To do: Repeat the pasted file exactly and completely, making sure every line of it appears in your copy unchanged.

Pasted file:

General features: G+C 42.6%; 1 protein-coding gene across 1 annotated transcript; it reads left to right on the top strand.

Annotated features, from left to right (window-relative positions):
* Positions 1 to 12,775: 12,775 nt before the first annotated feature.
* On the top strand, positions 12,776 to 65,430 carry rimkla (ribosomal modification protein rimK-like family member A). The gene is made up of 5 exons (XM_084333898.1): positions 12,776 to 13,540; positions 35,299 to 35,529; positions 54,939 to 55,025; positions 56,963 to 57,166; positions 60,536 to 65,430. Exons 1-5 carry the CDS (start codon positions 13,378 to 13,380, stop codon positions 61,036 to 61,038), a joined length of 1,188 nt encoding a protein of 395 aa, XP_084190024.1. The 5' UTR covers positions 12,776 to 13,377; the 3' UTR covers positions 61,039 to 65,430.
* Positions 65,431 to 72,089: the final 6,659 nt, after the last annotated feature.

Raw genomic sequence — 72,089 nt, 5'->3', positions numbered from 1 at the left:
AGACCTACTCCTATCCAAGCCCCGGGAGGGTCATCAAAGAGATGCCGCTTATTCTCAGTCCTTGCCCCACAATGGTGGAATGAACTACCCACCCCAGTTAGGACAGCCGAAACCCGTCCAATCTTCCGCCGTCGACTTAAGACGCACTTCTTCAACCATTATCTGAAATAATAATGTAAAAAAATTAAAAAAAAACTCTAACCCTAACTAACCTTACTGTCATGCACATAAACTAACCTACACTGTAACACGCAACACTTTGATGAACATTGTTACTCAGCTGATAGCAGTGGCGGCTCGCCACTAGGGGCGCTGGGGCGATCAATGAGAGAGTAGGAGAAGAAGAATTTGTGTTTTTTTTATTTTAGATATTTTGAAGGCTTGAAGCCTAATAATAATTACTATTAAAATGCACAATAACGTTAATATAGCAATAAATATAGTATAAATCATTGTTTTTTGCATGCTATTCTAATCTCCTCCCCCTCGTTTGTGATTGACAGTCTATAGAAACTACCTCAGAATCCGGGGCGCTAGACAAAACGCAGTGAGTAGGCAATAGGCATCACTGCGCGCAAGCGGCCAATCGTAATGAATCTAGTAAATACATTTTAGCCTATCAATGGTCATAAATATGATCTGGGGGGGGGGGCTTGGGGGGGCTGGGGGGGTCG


General features: G+C 42.6%; 1 protein-coding gene across 1 annotated transcript; it reads left to right on the top strand.

Annotated features, from left to right (window-relative positions):
* Positions 1 to 12,775: 12,775 nt before the first annotated feature.
* On the top strand, positions 12,776 to 65,430 carry rimkla (ribosomal modification protein rimK-like family member A). The gene is made up of 5 exons (XM_084333898.1): positions 12,776 to 13,540; positions 35,299 to 35,529; positions 54,939 to 55,025; positions 56,963 to 57,166; positions 60,536 to 65,430. Exons 1-5 carry the CDS (start codon positions 13,378 to 13,380, stop codon positions 61,036 to 61,038), a joined length of 1,188 nt encoding a protein of 395 aa, XP_084190024.1. The 5' UTR covers positions 12,776 to 13,377; the 3' UTR covers positions 61,039 to 65,430.
* Positions 65,431 to 72,089: the final 6,659 nt, after the last annotated feature.

Raw genomic sequence — 72,089 nt, 5'->3', positions numbered from 1 at the left:
AGACCTACTCCTATCCAAGCCCCGGGAGGGTCATCAAAGAGATGCCGCTTATTCTCAGTCCTTGCCCCACAATGGTGGAATGAACTACCCACCCCAGTTAGGACAGCCGAAACCCGTCCAATCTTCCGCCGTCGACTTAAGACGCACTTCTTCAACCATTATCTGAAATAATAATGTAAAAAAATTAAAAAAAAACTCTAACCCTAACTAACCTTACTGTCATGCACATAAACTAACCTACACTGTAACACGCAACACTTTGATGAACATTGTTACTCAGCTGATAGCAGTGGCGGCTCGCCACTAGGGGCGCTGGGGCGATCAATGAGAGAGTAGGAGAAGAAGAATTTGTGTTTTTTTTATTTTAGATATTTTGAAGGCTTGAAGCCTAATAATAATTACTATTAAAATGCACAATAACGTTAATATAGCAATAAATATAGTATAAATCATTGTTTTTTGCATGCTATTCTAATCTCCTCCCCCTCGTTTGTGATTGACAGTCTATAGAAACTACCTCAGAATCCGGGGCGCTAGACAAAACGCAGTGAGTAGGCAATAGGCATCACTGCGCGCAAGCGGCCAATCGTAATGAATCTAGTAAATACATTTTAGCCTATCAATGGTCATAAATATGATCTGGGGGGGGGGGCTTGGGGGGGCTGGGGGGGTCG